Global Hawk flies with AN/ZPY-2 sensor

EDWARDS AIR FORCE BASE, Calif., July 28 (UPI) -- Northrop Grumman's Block 40 Global Hawk made its first system flight with the AN/ZPY-2 Multi-Platform Radar Technology Insertion Program sensor in California.

The flight with the sensor package was a first for a fleet of RQ-4B Block 40 Global Hawks that will be delivered to the unmanned aerial system's main operating base at Grand Forks Air Force Base, N.D.


The MP-RTIP-equipped Block 40 Global Hawk provides unprecedented capabilities for both military and domestic applications. Flying at altitudes up to 60,000 feet for more than 32 hours per sortie -- at speeds approaching 340 knots -- the Block 40 Global Hawk provides persistent coverage to collect data in all types of weather, day or night, providing vital near real-time imagery to the warfighter.

"Since 2001, Global Hawk has provided critical resources to the warfighter, while accumulating more than 45,000 combat and humanitarian relief hours," said George Guerra, vice president, High Altitude Long Endurance Systems, Northrop Grumman Aerospace Systems.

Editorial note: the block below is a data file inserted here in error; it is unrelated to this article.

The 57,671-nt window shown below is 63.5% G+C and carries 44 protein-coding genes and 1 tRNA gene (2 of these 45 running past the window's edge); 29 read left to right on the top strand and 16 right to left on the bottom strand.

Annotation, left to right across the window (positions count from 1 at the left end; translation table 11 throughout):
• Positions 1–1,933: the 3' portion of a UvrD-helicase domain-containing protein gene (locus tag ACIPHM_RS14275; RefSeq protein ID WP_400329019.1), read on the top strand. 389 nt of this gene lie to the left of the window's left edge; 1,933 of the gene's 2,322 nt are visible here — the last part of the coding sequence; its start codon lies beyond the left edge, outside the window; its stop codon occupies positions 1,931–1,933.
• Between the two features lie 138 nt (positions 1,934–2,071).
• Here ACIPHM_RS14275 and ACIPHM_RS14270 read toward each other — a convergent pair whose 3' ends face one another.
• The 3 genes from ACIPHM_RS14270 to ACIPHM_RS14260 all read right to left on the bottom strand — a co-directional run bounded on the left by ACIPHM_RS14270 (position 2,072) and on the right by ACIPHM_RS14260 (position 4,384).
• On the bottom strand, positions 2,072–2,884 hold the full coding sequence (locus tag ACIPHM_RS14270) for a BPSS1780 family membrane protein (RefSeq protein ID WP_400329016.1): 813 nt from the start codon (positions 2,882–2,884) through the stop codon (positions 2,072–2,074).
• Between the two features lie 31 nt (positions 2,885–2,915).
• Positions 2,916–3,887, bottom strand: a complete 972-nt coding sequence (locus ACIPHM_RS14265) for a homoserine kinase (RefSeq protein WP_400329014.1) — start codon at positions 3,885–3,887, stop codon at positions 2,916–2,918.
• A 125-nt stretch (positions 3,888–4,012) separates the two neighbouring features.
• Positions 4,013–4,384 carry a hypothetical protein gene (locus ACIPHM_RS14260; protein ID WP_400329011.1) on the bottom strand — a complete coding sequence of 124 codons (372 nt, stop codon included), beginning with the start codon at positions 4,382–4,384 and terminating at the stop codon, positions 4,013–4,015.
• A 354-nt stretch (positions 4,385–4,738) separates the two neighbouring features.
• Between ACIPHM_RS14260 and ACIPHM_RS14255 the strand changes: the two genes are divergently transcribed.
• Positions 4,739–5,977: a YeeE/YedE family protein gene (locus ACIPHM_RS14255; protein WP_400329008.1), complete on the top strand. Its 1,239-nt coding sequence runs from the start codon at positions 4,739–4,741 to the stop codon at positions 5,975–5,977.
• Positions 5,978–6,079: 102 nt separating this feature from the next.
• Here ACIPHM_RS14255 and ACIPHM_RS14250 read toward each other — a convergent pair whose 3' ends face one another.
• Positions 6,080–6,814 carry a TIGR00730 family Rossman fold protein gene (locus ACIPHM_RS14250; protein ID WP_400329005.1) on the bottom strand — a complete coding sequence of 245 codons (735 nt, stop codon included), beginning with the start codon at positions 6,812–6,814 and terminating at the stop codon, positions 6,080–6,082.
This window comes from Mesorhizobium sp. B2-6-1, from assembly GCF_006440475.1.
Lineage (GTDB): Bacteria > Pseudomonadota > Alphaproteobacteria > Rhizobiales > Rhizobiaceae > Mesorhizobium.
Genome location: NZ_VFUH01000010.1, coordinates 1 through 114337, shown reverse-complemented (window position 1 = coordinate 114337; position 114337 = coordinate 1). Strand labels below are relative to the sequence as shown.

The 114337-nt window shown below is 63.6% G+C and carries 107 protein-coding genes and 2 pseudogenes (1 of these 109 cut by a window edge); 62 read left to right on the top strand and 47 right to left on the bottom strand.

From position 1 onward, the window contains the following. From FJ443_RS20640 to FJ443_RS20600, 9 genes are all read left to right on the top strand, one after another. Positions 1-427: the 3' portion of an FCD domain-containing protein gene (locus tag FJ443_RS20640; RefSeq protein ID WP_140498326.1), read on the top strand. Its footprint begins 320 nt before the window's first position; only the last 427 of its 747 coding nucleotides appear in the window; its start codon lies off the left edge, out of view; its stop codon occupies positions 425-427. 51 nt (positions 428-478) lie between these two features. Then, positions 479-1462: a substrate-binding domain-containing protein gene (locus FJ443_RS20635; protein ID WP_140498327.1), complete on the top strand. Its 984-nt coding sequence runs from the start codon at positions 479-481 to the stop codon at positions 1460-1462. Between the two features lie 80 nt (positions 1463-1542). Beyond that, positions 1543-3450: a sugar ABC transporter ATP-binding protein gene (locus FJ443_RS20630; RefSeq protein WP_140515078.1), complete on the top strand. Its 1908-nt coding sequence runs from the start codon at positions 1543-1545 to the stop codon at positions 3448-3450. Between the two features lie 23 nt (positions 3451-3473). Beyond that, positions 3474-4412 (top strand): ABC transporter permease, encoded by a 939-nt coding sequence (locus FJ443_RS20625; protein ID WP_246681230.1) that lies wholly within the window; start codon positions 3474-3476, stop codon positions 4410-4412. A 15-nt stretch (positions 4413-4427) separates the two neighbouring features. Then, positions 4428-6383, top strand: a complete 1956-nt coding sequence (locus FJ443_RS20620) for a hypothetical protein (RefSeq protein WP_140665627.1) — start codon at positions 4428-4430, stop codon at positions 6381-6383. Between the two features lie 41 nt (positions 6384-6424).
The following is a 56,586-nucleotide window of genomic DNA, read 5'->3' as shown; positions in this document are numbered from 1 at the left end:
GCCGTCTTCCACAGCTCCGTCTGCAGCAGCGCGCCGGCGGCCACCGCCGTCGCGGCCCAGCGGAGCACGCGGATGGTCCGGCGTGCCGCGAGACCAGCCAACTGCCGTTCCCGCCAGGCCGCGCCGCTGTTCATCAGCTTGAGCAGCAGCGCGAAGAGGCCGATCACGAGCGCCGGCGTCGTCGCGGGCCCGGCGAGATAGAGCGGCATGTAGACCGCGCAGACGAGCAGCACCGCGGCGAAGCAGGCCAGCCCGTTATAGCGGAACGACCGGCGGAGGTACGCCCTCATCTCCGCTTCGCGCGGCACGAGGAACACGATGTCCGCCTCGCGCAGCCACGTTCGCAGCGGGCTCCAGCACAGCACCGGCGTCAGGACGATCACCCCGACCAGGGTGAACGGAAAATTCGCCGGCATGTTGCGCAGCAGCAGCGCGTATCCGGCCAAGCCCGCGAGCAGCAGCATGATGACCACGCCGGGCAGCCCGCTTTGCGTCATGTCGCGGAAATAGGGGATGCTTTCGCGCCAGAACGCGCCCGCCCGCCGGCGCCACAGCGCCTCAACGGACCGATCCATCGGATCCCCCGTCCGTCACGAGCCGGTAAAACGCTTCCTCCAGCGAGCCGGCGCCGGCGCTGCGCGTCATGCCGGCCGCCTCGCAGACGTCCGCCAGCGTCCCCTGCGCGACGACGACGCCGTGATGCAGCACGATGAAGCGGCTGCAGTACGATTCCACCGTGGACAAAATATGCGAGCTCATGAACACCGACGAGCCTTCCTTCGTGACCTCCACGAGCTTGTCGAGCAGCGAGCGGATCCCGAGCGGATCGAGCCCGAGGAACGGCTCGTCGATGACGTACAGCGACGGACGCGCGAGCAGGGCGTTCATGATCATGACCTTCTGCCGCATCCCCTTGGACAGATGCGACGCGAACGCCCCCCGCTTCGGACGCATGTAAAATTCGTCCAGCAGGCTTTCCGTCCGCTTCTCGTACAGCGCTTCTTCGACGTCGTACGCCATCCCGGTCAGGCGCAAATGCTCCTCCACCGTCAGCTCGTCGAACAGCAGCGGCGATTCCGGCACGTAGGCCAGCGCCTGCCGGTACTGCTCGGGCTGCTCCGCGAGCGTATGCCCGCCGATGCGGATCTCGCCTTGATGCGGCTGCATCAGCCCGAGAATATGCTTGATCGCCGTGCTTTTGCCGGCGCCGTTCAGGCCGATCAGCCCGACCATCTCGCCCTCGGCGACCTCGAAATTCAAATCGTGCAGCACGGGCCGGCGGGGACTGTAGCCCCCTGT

"The MP-RTIP equipped Global Hawk is the natural evolution of the program's advanced technology in providing invaluable intelligence, reconnaissance and surveillance capabilities for both military and domestic applications."


The Block 40 Global Hawk is a part of a growing Q-4 Enterprise family of unmanned systems developed by Northrop Grumman. The Q-4 Enterprise builds on the company's more than 60 years experience with unmanned aircraft and autonomous flight control, including more than 52,000 flight hours by the battle-proven RQ-4 Global Hawk.

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